1882

July 22, Edward Hopper born in Nyack, New York, son of Garret Henry Hopper and Elizabeth Griffiths Smith Hopper, initially attends a private school and then the local public school, Nyack High School.

1899–1900

With his parents’ support, studies illustration at the Correspondence School of Illustrating.

1900–1906

New York School of Art, studies illustration with Arthur Keller and Frank Vincent DuMond, then painting under Robert Henri, William Merritt Chase, and Kenneth Hayes Miller. Painted [Solitary Figure in a Theatre].

1905

Employed as an illustrator by C. C. Phillips & Company, a New York advertising agency.

1906

Visits Paris, painting city streets in an Impressionist manner and watercolour caricatures. 

1907

Participates in his first exhibition, organised by fifteen of Robert Henri’s students in the old Harmonie Club building, 43-45 West Forty-second Street, New York. 

1909–1910

Visits Paris twice, painting out-of-doors along the Seine frequently.

1913

During winter exhibits in the International Exhibition, the Armory Show and sold his first canvas there, Sailing 1911. Moves to top-floor studio at 3 Washington Square North, New York, where he lived until his death.

1915–1924

Learns to etch and concentrates on printmaking, producing an outstanding array of etchings and drypoints. Including: American Landscape 1920.

1920

Solo exhibition of paintings, principally of his Paris years at the Whitney Studio Club, New York. None of the paintings sell, and at thirty-seven, still dependent on commercial illustration to earn his living, Hopper begins to doubt whether he will achieve success as an artist.

1923

Begins to paint with watercolours, one is bought by the Brooklyn Museum. Awarded prizes for etching in exhibitions in Chicago and Los Angeles. Exhibits at National Arts Club, New York, in the Humorist’s Exhibition.

1924

Marries the painter, Josephine Verstille Nivison. Approaches Frank Rehn who offers him his first solo exhibition at a commercial gallery; all eleven paintings sell and five more are sold from the back room, enabling Hopper to give up commercial illustration work and encouraging him to paint in oils again. 

1925

Exhibits at the Pennsylvania Academy in Philadelphia, they purchase an oil painting. Visits Santa Fe, New Mexico, where he paints seven watercolours.

1927

Paints Automat. With sale of Two on the Aisle for 1,500 dollars buys first automobile, a two-year-old Dodge. He is able to paint in remote places in both Ogunquit and Gloucester.

1929

Included in MoMA’s second exhibition, Paintings by Nineteen Living Americans.

1930

Paints Early Sunday Morning. During the summer, Hopper and his wife rent “Bird Cage Cottage” in South Truro, Massachusetts on Cape Cod.

1933

At age of fifty-one, receives his first large-scale solo exhibition at the Museum of Modern Art, New York. Exhibits twenty-five oils, thirty-seven watercolours and eleven prints.

1934

In July Hopper and his wife move into the studio/house that he has designed in South Truro (where they spent most of their successive summers).

1935

Paints House at Dusk. Awarded Temple Gold Medal, Pennsylvania Academy of Fine Arts and the First Purchase Prize in watercolour, Worchester Art.

1940

Paints Office at Night. 

1942

Paints Nighthawks, purchased by the Art Institute of Chicago, and is an overnight success, becoming signature work for Hopper and an iconic American image.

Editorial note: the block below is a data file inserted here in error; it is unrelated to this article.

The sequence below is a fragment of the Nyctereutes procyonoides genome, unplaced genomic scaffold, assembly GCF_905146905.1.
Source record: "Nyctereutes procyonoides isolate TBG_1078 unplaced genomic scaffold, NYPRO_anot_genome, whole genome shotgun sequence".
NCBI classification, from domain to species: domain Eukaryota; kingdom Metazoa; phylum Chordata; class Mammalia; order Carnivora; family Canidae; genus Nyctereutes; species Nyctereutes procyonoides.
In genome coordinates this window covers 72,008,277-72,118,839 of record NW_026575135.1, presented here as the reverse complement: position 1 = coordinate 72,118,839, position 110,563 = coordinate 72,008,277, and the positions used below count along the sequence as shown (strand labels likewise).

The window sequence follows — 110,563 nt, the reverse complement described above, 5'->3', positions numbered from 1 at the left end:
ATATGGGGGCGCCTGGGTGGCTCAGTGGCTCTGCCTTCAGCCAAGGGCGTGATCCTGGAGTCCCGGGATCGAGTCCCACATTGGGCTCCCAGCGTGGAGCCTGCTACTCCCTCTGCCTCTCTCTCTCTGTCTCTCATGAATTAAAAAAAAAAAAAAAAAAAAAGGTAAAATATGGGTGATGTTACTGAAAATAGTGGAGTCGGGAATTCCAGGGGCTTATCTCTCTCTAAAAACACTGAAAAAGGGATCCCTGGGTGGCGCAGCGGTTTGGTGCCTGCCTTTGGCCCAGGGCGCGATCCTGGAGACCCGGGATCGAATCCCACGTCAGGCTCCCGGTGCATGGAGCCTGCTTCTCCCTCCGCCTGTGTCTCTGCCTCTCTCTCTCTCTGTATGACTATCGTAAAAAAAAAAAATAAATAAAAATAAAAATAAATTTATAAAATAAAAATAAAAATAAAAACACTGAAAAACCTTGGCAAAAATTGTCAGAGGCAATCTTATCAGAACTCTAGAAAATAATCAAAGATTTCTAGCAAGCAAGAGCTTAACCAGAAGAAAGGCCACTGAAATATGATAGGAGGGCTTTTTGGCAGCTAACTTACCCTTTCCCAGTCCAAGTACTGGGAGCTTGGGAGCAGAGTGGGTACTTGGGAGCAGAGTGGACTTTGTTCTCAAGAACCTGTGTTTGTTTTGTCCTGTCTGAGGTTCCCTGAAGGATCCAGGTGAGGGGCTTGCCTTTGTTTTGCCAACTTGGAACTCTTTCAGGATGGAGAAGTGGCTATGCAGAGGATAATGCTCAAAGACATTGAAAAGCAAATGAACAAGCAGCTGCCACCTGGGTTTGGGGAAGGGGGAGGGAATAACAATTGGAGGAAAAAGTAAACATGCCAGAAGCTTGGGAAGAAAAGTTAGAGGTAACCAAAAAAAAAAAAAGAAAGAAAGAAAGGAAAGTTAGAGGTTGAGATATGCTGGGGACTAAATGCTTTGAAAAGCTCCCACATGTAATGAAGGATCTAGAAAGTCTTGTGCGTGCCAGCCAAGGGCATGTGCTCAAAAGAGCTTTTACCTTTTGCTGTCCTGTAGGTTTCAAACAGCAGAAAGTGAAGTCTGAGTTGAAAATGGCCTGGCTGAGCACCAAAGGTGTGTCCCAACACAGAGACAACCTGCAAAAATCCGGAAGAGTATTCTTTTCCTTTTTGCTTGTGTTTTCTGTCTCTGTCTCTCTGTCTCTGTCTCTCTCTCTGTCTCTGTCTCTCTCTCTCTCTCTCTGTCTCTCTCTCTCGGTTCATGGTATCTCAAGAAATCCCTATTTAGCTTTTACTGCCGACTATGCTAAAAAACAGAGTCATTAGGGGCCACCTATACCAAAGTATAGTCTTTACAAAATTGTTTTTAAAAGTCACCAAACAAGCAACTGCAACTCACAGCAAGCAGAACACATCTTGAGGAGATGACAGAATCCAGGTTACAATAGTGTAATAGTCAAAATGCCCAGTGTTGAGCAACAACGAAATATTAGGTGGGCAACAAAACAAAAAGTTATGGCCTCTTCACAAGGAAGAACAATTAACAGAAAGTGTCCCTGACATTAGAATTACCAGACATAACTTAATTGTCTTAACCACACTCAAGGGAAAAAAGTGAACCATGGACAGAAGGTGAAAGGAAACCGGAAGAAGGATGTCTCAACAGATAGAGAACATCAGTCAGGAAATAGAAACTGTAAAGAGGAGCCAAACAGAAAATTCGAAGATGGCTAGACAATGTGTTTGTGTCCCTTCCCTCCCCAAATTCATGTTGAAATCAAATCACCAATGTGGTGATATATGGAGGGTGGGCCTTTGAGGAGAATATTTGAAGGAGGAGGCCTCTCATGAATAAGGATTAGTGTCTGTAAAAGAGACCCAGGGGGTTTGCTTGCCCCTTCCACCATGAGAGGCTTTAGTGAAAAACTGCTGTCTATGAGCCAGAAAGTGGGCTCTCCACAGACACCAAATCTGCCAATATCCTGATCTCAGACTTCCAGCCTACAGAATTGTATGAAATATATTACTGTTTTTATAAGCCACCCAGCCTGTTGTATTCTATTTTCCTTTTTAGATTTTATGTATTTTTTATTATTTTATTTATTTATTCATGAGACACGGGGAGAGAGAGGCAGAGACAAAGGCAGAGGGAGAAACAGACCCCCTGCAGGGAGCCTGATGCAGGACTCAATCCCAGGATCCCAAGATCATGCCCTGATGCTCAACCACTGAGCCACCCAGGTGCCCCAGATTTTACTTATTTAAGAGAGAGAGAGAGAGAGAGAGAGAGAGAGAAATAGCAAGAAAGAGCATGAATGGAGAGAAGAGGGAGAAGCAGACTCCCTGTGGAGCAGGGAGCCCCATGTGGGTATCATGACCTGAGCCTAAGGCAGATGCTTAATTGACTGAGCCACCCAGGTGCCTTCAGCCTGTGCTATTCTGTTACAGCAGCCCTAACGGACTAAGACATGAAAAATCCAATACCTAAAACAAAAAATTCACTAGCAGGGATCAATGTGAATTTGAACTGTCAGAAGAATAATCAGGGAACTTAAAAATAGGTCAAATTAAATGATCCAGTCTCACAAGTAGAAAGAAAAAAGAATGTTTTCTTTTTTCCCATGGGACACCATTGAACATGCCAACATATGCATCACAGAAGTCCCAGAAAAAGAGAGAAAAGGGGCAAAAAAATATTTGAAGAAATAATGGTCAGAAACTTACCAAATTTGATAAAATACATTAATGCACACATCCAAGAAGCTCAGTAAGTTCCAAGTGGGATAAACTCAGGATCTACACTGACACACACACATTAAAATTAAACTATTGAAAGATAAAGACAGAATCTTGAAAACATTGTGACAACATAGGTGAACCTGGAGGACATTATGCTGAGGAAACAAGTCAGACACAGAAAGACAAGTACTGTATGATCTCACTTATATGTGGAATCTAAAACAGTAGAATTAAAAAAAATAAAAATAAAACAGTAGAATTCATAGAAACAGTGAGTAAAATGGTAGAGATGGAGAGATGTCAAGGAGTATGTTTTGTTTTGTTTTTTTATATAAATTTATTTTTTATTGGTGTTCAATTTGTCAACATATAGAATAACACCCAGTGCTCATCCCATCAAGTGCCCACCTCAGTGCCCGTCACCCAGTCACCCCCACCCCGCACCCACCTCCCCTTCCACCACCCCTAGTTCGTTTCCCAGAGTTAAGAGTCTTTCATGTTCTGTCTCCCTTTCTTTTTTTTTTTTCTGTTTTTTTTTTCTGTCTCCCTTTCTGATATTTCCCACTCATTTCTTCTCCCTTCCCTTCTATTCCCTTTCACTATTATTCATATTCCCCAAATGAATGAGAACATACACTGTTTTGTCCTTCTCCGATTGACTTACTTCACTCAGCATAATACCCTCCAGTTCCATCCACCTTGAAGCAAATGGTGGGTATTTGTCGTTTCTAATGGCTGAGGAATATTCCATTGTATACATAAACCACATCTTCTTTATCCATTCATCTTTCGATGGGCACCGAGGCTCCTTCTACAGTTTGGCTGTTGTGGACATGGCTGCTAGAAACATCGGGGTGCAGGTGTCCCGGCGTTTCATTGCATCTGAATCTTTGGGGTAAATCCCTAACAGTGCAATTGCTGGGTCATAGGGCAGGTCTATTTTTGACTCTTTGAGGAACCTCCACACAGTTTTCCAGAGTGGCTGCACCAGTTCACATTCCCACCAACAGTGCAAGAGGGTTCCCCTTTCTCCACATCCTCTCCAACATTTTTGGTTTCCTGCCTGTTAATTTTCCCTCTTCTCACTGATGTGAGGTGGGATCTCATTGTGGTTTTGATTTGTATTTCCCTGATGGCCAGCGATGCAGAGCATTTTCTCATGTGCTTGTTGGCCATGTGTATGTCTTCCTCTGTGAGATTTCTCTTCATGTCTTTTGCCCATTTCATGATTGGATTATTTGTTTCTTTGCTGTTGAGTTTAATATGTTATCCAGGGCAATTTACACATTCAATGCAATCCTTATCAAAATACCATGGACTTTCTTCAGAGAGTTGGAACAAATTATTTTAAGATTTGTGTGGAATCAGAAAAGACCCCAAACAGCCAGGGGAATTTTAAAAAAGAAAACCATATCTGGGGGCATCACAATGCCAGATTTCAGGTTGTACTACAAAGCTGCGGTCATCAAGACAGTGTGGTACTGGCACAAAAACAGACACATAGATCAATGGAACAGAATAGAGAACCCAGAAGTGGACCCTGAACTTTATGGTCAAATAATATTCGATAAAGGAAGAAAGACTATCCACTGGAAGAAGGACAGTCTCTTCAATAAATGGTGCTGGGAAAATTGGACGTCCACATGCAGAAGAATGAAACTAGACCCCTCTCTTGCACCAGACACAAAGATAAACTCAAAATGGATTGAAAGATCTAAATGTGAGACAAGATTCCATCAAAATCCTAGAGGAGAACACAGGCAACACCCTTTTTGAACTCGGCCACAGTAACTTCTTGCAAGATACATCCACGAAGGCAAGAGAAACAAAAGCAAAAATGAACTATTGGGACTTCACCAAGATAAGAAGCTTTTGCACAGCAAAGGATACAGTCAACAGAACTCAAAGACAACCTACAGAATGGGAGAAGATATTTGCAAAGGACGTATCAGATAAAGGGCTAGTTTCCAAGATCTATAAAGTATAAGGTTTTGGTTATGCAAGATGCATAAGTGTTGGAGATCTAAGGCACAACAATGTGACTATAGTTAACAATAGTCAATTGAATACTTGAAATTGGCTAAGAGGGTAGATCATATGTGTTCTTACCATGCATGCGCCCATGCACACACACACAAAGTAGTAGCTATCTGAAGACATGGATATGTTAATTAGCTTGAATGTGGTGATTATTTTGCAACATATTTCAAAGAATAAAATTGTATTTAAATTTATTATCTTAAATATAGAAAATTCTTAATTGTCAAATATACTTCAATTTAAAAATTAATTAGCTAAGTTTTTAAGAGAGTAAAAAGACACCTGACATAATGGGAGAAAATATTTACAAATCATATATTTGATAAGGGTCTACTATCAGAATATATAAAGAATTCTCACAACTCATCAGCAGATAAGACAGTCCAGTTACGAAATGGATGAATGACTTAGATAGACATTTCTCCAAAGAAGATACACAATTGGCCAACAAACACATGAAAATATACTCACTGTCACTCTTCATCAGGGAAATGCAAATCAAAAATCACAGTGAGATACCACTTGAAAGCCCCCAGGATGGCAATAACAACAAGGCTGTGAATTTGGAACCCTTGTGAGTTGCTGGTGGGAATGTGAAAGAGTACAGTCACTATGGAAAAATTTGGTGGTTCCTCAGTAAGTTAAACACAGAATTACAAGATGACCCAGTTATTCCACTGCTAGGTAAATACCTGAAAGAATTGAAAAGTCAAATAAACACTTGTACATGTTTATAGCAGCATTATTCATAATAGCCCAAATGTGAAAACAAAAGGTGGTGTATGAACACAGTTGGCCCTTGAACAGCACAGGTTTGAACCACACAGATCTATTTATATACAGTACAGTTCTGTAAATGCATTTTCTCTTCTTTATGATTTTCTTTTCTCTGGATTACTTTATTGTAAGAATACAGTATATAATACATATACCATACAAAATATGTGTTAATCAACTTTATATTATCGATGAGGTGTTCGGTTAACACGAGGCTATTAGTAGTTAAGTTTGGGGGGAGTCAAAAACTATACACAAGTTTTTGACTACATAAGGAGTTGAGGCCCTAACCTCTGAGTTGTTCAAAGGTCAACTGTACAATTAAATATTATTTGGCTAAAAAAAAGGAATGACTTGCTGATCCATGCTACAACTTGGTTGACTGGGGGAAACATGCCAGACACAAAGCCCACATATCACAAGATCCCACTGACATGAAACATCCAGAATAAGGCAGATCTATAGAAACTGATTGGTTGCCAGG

1945

Awarded Logan Art Institute Medal and Honorarium, The Art Institute of Chicago.

1950

Retrospective at the Whitney Museum of American Art, touring to the Museum of Fine Arts, Boston and the Detroit Institute of Arts. Awarded honorary degree, Doctor of Fine Arts, by the Art Institute of Chicago. Paints Cape Cod Morning.

1952

Hopper was one of four artists chosen by the American Federation of Arts to represent the United States in the Venice Biennale. Paints Morning Sun.

1953

Awarded Honorary degree, Doctor of Letters, Rutgers University. The Metropolitan Museum, about to open new American wing, purchases Office in a Small City.

1955

Gold Medal for Painting presented by the National Institute of Arts and Letters in the name of the American Academy of Arts and Letters.

1956

Awarded Huntington Hartford Foundation fellowship and stays at foundation’s headquarters in Pacific Palisades, California for six months.

1959

Solo exhibition at Currier Gallery of Art, tours to Rhode Island School of Design in December and Wadsworth Atheneum, Hartford, Connecticut.

1960

Receives Art in America Annual Award. Paints Second Story Sunlight.

1962

October-November, The Complete Graphic Work of Edward Hopper, runs at Philadelphia Museum of Art.

1963

Receives award from the St Botolph Club, Boston. Retrospective Exhibition at the Arizona Art Gallery, in South Truro. Paints Sun in an Empty Room.

1964

May, protracted illness keeps Hopper from painting. Awarded M. V. Khonstamn Prize for Painting, The Art Institute of Chicago. September-November, major Retrospective Exhibition at the Whitney Museum of American Art, which travels to the Art Institute of Chicago and is well received by critics.

1965

Retrospective tours to the Detroit Institute of Arts and the City Art Museum of St Louis. Awarded honorary degree, Doctor of Fine Arts, Philadelphia College of Art. July 16, death of Hopper’s sister Marion in Nyack, New York. Paints final work Two Comedians.

1966

Awarded Edward MacDowell Medal.

1967

May 15, Edward Hopper dies in his studio at 3 Washington Square North. 

1968

Jo Hopper dies on 6 March.